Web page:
2012 - 2018 BMW 3 Series Review
Here's the Carzone.ie used guide to the BMW 3 Series.
The sixth-generation BMW 3 Series was launched in 2012 and will be replaced by an all-new one later in 2018. The 3 Series is BMW's most important model, which is why the German company invests heavily in its development. That has paid off handsomely, as this car replaced one that was still considered to be near the top of its class. As this model now nears retirement, it's still a strong contender, which makes a second-hand example more than a little tempting. Direct rivals include the Audi A4, Mercedes C-Class, Lexus IS, Jaguar XE and perhaps the Volkswagen CC, too.
BMW offered the 3 Series in a dizzying array of models, though now at least the body styles are restricted to Touring estate, Gran Turismo (GT) hatchback and, of course, the best-selling variant, the four-door saloon, as the Coupes and Convertibles are badged 4 Series. Nonetheless, the 3 Series could be fitted with a wide range of petrol, diesel and even hybrid powertrains. Most are rear-wheel drive, but xDrive four-wheel drive was offered with some engines. By far the most common in the classifieds are powered by one of BMW's 2.0-litre four-cylinder turbodiesel engines, found in the 316d, 318d and 320d, though money-no-object, the six-cylinder diesel variants are fabulous sports saloons. In terms of trim levels, it runs SE, Sport, Luxury and M Sport for the most part and automatic transmissions are quite common.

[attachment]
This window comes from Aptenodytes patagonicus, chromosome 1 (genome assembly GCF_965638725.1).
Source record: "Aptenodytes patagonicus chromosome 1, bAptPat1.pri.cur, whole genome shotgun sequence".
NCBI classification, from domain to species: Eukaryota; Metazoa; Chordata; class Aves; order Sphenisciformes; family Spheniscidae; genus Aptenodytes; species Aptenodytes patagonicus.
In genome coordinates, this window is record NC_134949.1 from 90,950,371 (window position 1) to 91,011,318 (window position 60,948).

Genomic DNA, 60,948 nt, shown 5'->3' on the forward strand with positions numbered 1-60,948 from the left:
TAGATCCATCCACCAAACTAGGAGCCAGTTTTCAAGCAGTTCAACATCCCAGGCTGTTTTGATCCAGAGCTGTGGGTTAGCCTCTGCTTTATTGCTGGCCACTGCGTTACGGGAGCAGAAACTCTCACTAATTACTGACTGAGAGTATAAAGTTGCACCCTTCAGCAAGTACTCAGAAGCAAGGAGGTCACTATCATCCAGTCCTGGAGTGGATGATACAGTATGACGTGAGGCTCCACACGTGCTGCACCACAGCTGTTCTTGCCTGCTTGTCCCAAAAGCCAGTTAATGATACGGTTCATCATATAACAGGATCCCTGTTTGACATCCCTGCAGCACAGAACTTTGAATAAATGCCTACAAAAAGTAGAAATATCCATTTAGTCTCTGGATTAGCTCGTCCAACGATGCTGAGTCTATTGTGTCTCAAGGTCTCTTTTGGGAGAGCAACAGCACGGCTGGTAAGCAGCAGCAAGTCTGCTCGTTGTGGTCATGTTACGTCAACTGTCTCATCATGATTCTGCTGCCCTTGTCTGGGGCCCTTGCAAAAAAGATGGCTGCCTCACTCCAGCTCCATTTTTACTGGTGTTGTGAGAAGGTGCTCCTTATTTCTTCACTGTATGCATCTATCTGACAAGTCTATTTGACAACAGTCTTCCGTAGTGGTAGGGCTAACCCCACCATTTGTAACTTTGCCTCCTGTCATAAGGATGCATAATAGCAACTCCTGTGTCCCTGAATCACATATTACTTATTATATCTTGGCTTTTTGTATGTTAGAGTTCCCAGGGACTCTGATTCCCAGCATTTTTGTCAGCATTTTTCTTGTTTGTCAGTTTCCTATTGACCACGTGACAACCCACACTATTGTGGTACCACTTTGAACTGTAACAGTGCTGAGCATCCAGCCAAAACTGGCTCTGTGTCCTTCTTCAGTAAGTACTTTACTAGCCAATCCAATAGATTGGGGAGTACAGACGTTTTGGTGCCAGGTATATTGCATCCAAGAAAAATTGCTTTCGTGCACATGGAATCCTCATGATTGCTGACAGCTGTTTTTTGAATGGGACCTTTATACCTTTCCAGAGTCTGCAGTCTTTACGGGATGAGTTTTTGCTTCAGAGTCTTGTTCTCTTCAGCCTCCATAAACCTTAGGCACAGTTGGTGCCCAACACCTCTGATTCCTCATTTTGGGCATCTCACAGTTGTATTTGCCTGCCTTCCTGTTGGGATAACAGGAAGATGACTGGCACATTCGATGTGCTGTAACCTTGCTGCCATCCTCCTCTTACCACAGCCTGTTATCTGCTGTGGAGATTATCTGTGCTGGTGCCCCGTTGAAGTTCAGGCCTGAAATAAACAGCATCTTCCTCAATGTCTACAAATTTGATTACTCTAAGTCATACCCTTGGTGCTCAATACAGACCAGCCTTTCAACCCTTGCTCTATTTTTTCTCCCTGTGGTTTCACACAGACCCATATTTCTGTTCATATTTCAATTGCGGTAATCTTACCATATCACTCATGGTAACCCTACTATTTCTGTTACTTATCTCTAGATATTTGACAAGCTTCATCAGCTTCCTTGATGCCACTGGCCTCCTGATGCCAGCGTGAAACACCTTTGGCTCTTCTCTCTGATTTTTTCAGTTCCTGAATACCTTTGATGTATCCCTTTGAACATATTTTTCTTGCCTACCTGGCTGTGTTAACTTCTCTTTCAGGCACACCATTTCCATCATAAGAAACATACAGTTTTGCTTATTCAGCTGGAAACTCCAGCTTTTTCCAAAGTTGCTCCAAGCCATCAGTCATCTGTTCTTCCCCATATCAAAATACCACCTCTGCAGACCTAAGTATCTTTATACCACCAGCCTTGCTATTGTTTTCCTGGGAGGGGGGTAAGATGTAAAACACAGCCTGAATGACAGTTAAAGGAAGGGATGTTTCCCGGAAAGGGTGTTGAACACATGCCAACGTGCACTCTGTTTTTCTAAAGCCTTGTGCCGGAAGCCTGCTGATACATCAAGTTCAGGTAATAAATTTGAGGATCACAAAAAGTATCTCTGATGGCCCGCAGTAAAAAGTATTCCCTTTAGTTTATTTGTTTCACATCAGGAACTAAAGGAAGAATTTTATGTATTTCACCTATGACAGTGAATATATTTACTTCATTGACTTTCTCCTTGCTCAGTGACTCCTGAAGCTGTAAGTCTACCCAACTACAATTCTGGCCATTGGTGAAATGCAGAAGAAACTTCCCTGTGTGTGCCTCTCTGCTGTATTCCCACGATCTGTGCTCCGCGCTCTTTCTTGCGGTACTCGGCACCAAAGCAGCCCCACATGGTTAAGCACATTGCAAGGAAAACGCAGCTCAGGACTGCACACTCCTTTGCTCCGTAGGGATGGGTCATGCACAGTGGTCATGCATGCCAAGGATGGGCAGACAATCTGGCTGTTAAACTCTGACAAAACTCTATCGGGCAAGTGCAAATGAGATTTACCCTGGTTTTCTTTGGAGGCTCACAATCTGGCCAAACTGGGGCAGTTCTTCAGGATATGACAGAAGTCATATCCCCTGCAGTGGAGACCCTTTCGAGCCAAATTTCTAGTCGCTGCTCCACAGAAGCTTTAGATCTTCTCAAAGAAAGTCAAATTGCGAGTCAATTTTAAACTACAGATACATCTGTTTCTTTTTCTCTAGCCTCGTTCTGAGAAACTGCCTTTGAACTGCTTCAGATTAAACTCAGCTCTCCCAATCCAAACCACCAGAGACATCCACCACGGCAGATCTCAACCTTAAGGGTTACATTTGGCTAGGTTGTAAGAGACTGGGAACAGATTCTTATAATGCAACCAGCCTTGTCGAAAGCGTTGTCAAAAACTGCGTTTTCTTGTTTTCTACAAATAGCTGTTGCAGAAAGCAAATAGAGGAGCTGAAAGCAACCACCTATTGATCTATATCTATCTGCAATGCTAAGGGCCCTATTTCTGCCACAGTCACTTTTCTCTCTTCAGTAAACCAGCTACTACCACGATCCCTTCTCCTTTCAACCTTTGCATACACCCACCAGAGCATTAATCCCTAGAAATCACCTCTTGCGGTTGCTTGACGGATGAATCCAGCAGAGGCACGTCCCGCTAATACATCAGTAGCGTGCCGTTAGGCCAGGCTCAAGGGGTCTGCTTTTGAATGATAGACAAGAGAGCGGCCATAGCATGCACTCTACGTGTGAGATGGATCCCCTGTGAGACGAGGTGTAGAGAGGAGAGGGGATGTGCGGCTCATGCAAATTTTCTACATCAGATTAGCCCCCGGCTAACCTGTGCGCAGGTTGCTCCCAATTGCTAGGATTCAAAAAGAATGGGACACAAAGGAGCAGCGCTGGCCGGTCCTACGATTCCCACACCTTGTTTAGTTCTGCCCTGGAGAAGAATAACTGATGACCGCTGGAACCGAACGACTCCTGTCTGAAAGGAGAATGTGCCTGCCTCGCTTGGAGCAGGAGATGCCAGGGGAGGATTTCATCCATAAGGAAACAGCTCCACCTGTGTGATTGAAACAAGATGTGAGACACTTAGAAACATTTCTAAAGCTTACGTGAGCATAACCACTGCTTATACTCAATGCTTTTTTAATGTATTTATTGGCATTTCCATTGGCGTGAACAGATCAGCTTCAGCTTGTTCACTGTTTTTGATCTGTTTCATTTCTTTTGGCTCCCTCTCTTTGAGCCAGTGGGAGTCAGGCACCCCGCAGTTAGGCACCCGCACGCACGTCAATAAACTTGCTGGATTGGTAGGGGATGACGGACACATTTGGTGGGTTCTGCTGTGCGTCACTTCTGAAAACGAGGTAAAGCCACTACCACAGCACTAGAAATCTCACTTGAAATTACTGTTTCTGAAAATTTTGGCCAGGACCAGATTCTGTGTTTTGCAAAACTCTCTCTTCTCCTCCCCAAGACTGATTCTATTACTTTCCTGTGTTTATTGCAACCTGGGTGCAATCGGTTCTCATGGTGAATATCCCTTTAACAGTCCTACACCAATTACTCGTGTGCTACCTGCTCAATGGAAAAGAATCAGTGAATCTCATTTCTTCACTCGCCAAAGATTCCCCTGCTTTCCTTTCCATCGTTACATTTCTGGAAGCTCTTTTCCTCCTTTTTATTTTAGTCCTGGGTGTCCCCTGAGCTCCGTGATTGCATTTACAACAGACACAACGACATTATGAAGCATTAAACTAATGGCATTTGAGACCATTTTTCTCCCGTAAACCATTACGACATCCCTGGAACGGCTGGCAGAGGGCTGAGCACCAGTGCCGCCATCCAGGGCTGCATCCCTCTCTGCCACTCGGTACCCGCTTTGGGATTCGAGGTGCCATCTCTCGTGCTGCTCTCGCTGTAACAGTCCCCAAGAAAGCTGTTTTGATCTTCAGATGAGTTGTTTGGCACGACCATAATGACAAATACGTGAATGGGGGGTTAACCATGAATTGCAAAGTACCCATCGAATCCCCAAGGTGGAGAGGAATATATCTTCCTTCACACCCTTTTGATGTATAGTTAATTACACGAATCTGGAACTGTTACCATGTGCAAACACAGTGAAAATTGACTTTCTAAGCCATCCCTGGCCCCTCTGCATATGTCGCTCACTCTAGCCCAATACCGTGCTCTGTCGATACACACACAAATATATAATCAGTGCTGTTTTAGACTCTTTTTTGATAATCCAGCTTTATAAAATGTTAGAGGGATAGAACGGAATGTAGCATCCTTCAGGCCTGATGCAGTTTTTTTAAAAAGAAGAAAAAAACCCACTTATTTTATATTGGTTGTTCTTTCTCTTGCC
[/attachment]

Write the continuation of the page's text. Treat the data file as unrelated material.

A wise investment, given the way legislation is going, might be the plug-in hybrid BMW 330e, but it was only introduced in 2016, so there aren't many of them on the market. If you're a low-mileage driver, then seek out a petrol-fuelled 320i or, if you spend a lot of time on the motorway, stick with the economical 318d. It's not quite as powerful as a 320d, but it has ample performance and good economy.
BMW 318d saloon
Engine: turbocharged 2.0-litre four-cylinder diesel
Maximum speed: 221km/h
0-100km/h: 8.6 seconds
Fuel consumption: 4.2 litres/100km
• Brilliant to drive
• Economical diesel engines
• Classy interior with loads of tech
• Not hugely spacious
• Long-term maintenance costs
• Can be uncomfortable on big wheels
The BMW 3 Series will suit a buyer that cares as much about image as they do practicalities, as it's smaller inside and in the boot than equivalent cars from mass-market brands. However, the 3 Series, with its rear-drive chassis, feels like a step up from those, and it's genuinely great to drive when away from the beaten track. Choose your engine carefully though, as the diesels won't suit a low-mileage household.